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Two Benefits of Collaborative Divorce You Might Not Know

Collaborative divorce is misunderstood. When I tell people I practice collaborative divorce, I would bet that 90% of them have never heard of it and the remaining 10% have the wrong idea about it. I think one of the problems is the name. When people hear “collaborative,” their first reaction, in my experience, is to fire off a list of reasons why their spouse would never be willing to agree to something like that. Sometimes, they might be right. But that immediate reaction to it frustrates me because in a lot of those cases, I bet if those people or their spouses knew about the advantages of a collaborative divorce, they would be on board. The following is a brief rundown of two of the lesser known (in my opinion) advantages of a Collaborative Divorce.

First: Collaborative divorce allows you to retain control over the final product of your divorce. Sometimes, going to court can be a roll of the dice. Sometimes, the law might not provide for the kind of solution you want. In a collaborative divorce, you and your spouse are in control of all decisions and solutions. Through the process of brainstorming and idea evaluation, some really interesting and creative solutions come out. Bonus: You don’t even have to like each other for this to work! The point is, the limits in court are what the law allows and what the judge thinks. The limits in a collaborative divorce are your own creativity and open-mindedness. The ability to create your own workable solution that makes the most sense for your own situation can often be much more durable, long-lasting and healthy.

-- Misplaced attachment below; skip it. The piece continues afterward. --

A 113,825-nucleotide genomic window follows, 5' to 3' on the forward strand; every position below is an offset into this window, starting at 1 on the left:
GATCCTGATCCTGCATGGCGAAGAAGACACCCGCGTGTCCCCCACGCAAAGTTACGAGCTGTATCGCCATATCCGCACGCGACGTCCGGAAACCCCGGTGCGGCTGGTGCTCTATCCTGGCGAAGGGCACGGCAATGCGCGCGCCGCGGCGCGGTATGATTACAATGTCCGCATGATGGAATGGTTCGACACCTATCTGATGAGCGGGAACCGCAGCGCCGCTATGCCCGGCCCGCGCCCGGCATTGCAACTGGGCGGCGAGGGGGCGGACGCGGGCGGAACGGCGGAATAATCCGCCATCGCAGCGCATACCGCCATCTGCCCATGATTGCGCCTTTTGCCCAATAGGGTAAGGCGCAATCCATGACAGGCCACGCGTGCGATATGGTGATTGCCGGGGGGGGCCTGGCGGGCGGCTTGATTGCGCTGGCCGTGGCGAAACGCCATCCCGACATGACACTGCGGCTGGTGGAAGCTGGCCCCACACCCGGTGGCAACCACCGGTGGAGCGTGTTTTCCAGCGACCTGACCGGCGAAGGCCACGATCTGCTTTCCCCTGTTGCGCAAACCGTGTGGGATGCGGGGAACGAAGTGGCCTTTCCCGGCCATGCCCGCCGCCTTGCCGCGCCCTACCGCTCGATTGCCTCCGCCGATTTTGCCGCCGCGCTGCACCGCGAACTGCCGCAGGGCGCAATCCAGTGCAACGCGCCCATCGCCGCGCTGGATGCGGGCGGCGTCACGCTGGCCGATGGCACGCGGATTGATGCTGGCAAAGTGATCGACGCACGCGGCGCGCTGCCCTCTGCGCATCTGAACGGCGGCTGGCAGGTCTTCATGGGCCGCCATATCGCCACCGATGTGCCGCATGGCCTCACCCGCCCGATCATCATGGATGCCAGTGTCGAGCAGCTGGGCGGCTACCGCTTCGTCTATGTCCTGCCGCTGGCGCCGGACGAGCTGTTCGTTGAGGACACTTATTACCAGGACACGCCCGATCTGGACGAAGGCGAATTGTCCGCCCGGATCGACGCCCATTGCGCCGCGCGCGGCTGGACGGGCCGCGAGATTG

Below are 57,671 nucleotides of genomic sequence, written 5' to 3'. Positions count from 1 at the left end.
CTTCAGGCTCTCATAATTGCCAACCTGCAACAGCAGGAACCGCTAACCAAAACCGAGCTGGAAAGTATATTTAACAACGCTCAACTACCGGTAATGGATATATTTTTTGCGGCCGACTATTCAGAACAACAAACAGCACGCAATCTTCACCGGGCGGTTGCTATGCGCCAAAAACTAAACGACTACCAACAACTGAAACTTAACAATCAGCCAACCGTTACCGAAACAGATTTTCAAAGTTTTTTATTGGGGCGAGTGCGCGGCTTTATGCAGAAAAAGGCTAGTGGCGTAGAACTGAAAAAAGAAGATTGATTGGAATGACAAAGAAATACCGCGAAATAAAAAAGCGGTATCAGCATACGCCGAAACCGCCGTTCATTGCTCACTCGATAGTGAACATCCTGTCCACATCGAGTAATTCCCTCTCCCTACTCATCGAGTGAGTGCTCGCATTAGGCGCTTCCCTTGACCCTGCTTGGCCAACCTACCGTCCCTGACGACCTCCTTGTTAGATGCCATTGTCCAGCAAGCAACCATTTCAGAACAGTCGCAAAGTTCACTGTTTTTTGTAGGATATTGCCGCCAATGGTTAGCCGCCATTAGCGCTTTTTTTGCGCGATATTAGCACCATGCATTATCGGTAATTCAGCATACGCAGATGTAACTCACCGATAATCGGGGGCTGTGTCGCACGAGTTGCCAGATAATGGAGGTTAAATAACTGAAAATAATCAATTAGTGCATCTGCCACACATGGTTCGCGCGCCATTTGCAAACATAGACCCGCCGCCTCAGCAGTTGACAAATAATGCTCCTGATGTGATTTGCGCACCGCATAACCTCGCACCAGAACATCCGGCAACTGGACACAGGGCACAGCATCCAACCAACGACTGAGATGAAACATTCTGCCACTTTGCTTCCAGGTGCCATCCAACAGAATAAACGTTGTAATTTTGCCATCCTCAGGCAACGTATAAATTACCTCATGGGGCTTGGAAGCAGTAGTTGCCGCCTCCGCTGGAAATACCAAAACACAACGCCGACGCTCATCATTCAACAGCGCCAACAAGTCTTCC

Second: There is a focus on building for the future, not just on the frustrations of right now. Conflict exists in any divorce. Heck, conflict exists in any marriage. In a traditional divorce, the adversarial nature of everything tends to stir the pot. The focus is on “winning” (whatever that means in a divorce) and even on using the threat of court as leverage to “get what you want.” The end result is two people who usually not only hate each other, but have very little hope of maintaining a respectful working relationship when they inevitably have to deal with one another for the children’s sake (i.e., visitation schedules, holidays, health care or education decisions, etc.) And that’s not really best for the kids, is it? In a collaborative divorce, the underlying conflict really gets dealt with and the current frustration and anger really gets de-emphasized. There is a big focus on what you want your life to be like in 5 years, or even 10. There is a focus on what is best for your children. That said, it’s not a big group hug. It’s not sitting around in a circle talking about your feelings. (OK, sometimes it is that but you get the point). There is conflict and drama. There is crying and anger. Just like any other divorce process. It’s not easy work and it isn’t fun. Cheered up yet? The benefit is that the skills you learn and use throughout the collaborative divorce process also work long after the divorce is over. The same methods and procedures you learn and use during the process empower you and your spouse to be able to make changes and to address needs that come up down the road.

Collaborative divorce is one of many processes for divorce that are available. If you want to know more, please continue exploring this site, or call us at (919) 676-6598.

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